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Without any budget for marketing, we had over 42 million media impressions in the first month alone.  Single PBS hours have a hard time getting that level of attention even with paid marketing, I would venture to say that contrary to accepted opinion in the industry, audiences are actually hungry for diverse stories that look at our society through fresh perspectives.

The Ralph Bunche Center at UCLA has put out an excellent recent study on the business of diversity in media.  They found that as America diversifies, minority audiences are more and more important. For example, one in every four movie tickets are bought by a Latino in the US.  And as global box office is beginning to bring in a larger share of film income, diversity becomes even more important to success.   Their “2014 Hollywood Diversity Report” asserted that films with a relatively high amount of minority involvement (21% to 30%)  achieved the highest median global box office receipts at $160.1 million while films with less than 10% percent achieved a median of $68.5 million.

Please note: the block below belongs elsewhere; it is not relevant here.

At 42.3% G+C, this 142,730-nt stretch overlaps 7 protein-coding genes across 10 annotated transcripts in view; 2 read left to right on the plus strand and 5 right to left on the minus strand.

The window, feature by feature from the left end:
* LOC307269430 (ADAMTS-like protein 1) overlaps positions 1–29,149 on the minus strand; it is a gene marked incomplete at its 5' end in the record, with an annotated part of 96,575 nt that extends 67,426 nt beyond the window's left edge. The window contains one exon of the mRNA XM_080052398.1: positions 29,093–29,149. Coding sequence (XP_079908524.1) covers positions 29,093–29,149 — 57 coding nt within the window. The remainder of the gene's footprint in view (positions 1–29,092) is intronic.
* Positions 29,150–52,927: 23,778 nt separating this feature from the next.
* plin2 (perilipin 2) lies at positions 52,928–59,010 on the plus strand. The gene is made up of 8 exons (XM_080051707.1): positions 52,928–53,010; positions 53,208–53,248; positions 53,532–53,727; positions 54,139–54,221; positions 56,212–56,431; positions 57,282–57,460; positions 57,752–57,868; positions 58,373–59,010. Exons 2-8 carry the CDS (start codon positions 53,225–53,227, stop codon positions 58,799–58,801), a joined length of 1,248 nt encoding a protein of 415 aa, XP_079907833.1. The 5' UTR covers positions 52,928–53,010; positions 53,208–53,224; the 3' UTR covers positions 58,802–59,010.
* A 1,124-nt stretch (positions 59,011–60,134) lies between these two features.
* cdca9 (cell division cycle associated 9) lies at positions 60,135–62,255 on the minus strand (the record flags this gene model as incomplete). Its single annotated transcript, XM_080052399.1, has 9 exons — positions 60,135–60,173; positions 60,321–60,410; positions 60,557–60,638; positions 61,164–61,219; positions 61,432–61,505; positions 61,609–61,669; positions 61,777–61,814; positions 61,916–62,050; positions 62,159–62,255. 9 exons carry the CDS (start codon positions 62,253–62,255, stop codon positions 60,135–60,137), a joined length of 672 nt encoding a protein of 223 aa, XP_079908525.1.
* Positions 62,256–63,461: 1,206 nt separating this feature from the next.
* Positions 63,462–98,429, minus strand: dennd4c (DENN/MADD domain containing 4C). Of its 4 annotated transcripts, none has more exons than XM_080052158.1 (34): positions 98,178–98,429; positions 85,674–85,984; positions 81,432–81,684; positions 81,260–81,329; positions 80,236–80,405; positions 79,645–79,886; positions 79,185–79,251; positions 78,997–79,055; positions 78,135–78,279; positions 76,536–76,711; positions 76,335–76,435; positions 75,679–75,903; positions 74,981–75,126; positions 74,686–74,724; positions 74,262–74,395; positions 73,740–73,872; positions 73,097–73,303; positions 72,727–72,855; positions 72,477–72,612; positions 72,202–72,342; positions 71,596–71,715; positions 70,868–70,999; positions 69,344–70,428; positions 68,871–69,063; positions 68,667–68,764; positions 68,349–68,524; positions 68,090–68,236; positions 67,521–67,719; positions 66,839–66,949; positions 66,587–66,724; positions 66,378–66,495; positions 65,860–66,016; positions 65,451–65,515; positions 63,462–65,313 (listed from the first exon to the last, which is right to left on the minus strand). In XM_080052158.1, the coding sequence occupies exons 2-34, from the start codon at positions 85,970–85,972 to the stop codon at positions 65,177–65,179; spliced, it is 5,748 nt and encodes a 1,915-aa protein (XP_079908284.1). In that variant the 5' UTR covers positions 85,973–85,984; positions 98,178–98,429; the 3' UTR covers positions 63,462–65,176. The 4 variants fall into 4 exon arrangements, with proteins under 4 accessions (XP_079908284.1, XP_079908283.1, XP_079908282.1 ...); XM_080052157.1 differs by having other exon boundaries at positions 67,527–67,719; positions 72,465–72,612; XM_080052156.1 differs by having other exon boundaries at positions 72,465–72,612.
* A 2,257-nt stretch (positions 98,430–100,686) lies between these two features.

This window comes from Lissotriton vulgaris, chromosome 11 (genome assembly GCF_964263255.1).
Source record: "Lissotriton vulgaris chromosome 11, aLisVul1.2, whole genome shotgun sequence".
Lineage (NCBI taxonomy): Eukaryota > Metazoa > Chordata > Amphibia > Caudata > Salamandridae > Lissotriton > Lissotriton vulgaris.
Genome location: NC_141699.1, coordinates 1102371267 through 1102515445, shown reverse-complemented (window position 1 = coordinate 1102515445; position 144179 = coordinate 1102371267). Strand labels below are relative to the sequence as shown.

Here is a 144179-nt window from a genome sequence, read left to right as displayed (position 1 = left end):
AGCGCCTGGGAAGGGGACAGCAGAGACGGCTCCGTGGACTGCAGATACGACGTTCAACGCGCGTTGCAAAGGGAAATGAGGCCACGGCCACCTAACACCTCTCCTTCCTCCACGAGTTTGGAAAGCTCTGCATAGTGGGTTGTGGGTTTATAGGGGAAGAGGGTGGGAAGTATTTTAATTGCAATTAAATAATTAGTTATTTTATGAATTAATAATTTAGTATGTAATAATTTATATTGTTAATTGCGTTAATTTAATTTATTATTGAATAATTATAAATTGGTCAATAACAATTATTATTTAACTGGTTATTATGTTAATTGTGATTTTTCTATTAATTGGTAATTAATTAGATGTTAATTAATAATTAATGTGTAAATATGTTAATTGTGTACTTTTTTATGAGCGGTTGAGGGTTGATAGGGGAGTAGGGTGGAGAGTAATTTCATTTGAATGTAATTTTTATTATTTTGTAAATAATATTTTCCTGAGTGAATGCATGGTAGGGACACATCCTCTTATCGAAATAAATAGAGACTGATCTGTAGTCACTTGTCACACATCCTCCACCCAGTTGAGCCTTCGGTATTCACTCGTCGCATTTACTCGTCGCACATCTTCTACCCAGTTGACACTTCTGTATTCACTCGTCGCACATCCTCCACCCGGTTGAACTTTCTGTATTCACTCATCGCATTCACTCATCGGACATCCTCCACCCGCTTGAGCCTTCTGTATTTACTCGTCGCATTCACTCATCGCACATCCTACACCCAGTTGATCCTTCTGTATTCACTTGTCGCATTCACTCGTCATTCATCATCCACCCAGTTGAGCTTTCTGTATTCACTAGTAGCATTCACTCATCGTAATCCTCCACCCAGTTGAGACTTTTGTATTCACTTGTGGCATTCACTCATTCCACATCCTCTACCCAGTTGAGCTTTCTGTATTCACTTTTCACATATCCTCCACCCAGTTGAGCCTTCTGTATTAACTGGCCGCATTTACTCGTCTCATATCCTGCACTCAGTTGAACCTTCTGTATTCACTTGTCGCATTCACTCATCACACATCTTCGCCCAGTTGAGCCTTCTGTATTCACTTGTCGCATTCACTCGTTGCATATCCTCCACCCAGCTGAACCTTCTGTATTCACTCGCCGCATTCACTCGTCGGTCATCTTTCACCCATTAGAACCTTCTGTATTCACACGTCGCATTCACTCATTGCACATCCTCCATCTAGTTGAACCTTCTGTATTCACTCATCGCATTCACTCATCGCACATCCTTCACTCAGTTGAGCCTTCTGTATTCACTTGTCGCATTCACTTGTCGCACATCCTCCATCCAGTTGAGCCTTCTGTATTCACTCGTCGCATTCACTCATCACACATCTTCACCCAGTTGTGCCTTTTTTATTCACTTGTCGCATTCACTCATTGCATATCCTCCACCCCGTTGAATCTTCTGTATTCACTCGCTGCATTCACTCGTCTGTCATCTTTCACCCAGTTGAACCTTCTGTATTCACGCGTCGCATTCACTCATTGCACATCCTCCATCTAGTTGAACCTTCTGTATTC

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Given how difficult it is for women and Latinos to make our films, I constantly remind myself how fortunate I am to be able to make my films and to share them with audiences.

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Post by On Screen/In Person touring filmmaker Maria Agui Carter.

On Tour: Jim Hanon at Rutgers, the State University of New Jersey

9 Oct

Rutgers is huge. There are three campuses, and our film showed at the New Brunswick Campus. Because the Department of Latino and Hispanic Caribbean Studies hosted us we were able to talk about nonviolence in the larger context of the world. They told me several nonviolence stories from Latin America. One of the best things about being a filmmaker is meeting interesting and passionate people, and I always enjoy hearing incredible stories that the public just doesn’t have access to.

What information the public does and doesn’t receive kind of became a central thread in the discussion after the film. Once again, the audience confirmed that Little Town of Bethlehem shared things they simply hadn’t heard before. Powerful things. Whenever people discover there is more to the story it is a natural response for them to ask why they didn’t know.